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Chico State

5 Questions with Alumna Sarah Bohannon

North State Public Radio's Sarah Bohannon poses and smiles in front of a rust-colored fence with leaves from bushes behind her.
Photo contributed by Gretchen Granka

Sarah Bohannon (Journalism, ’13) is a news director with North State Public Radio (NSPR), where she covers local stories and produces the programs Cultivating Place, Up the Road, and Common Ground for Common Good. Beginning in November, she played a vital role in the station’s coverage of the Camp Fire and its ensuing weekly radio program, After Paradise, which provided vital updates and information to those affected by the blaze, and presented stories about the area’s recovery and resilience. Last month, NSPR (the North State’s National Public Radio affiliate and a service of Chico State) and After Paradise was honored with the National Edward R. Murrow Award, one of the most prestigious awards in the broadcast industry.

When did you realize you wanted to be a broadcast journalist?

I’d say it was when I was interning at North State Public Radio in 2011. I think I knew before that, but that’s when I really had the chance to get over there and start working in audio. And I loved it. I always wanted to be in radio, but I always kept chickening out. I kept trying to go to [the student-operated radio station] KCSC, and I’d always leave the meeting because I was too scared. Which is funny now. I love the creativity of the medium. With audio, it allows you to tell a story in a very creative way. And I also love the intimacy of radio. You’re able to connect with the audience. I think that’s why I keep getting drawn back to it.

What are your favorite kinds of stories to tell?

I love telling stories that uncover something about being human. I think that’s why I enjoy interviewing people so much. It’s also probably why when I started as a sports reporter at The Orion. I always skipped the scores and would turn game coverage into a feature about someone on the team—I still feel bad for my editors. My friends actually make fun of me because I can sit there and listen to a stranger talk for hours. I find the stories of people’s lives so interesting. It must be inquisitiveness; I’m just curious as to how people live and how they view the world, and whenever I do take the time to listen, I always learn something.

Why is journalism so important, particularly right now?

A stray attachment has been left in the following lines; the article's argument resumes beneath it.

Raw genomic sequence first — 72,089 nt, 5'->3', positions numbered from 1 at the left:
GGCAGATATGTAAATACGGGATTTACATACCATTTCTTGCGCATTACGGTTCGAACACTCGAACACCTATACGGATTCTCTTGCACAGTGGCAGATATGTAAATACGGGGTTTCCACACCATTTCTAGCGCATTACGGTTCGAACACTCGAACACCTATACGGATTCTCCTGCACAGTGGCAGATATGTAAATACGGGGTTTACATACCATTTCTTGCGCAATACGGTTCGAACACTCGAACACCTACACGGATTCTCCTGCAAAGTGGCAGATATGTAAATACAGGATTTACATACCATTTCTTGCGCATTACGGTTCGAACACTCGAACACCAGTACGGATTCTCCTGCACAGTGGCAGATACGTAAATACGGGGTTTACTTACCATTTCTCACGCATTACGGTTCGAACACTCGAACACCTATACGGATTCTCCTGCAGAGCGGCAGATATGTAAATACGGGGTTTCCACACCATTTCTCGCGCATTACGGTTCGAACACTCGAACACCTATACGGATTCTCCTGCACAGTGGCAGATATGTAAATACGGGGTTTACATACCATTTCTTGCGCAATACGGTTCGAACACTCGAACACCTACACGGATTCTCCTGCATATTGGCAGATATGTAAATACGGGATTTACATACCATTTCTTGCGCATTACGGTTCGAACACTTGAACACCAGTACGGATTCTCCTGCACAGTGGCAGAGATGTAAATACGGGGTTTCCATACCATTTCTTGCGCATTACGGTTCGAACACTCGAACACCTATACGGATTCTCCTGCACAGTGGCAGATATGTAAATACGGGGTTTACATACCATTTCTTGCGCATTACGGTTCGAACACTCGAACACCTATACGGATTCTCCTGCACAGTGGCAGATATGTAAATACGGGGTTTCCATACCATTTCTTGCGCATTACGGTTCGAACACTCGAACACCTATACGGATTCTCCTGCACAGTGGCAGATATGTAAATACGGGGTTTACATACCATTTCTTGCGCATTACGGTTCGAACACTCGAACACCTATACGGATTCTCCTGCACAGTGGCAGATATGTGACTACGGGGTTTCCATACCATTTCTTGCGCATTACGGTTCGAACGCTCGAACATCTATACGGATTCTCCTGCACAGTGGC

I can’t imagine a world without journalism, and sometimes I get really scared because I feel like we’re starting to move in that direction, especially when I see small, rural newspapers—and newspapers in general—folding. Newspapers really are our historical record, and I’m reminded of that when I do some reporting and I’m looking into the past. If it wasn’t in the newspaper, I wouldn’t know about it. It is just so important to document what’s happening and tell people about what’s going on in the world. And I think that’s why public radio is so important. We help fill the local news void by doing our own reporting, but we’re also able to collaborate with other reporters and highlight the great work they’re already doing—and when it comes to the existence of public radio, for the most part, it’s the community who makes the decision about whether or not a station sticks around, not a giant corporation. 

How did reporting on the Camp Fire affect you personally?

I don’t even know how to describe it. I just really feel for our community, especially covering [the fire] from day 1, hour 1. It was around 7:40 a.m. when I first announced it. I believe it was 10 acres at that time, moved up to 200, then it just kept going and never stopped. I’ve been reflecting a lot. Things are different with the recovery now, eight months out. I’m doing an oral history project with [Chico State’s] Meriam Library and a researcher from the sociology department. I’m interviewing people for at least two hours about their evacuation stories, about their recovery stories, and I’m hearing about people who are still in hotels, people who are still sleeping on couches. It’s just heartbreaking. I don’t know what to do. It just feels so heavy, especially being a media person covering it. I think for a lot of people, if you don’t work in the media, you can turn it off when you need to. If you work in the media, you can’t really ever turn it off.

That fire just changed me. I think it changed the whole community. It sounds weird to say, but that’s now a reporting passion of mine. I think we as reporters can do better at disaster reporting, at breaking news reporting, at covering something long term. I think we do need to really have those conversations in our newsrooms. How are we going to do this differently when this happens again? Did we do our best work? Are there areas where we could have done better? Sometimes I wonder about that. It was so huge, and we’re all so small.

What advice would you give student journalists who want to get into the business?

Just try it. For every journalist, it’s question everything. Stick to ethics. Just keep chasing the story, even though it’s hard sometimes. I’m very passionate about deep reporting. I would advise younger journalists who really want to report to not get bogged down by all of the tech—I know that you have to do it—but to keep really chasing the story as deep as you can. I think that is a struggle for journalists, especially after the Camp Fire. There are so many stories to tell.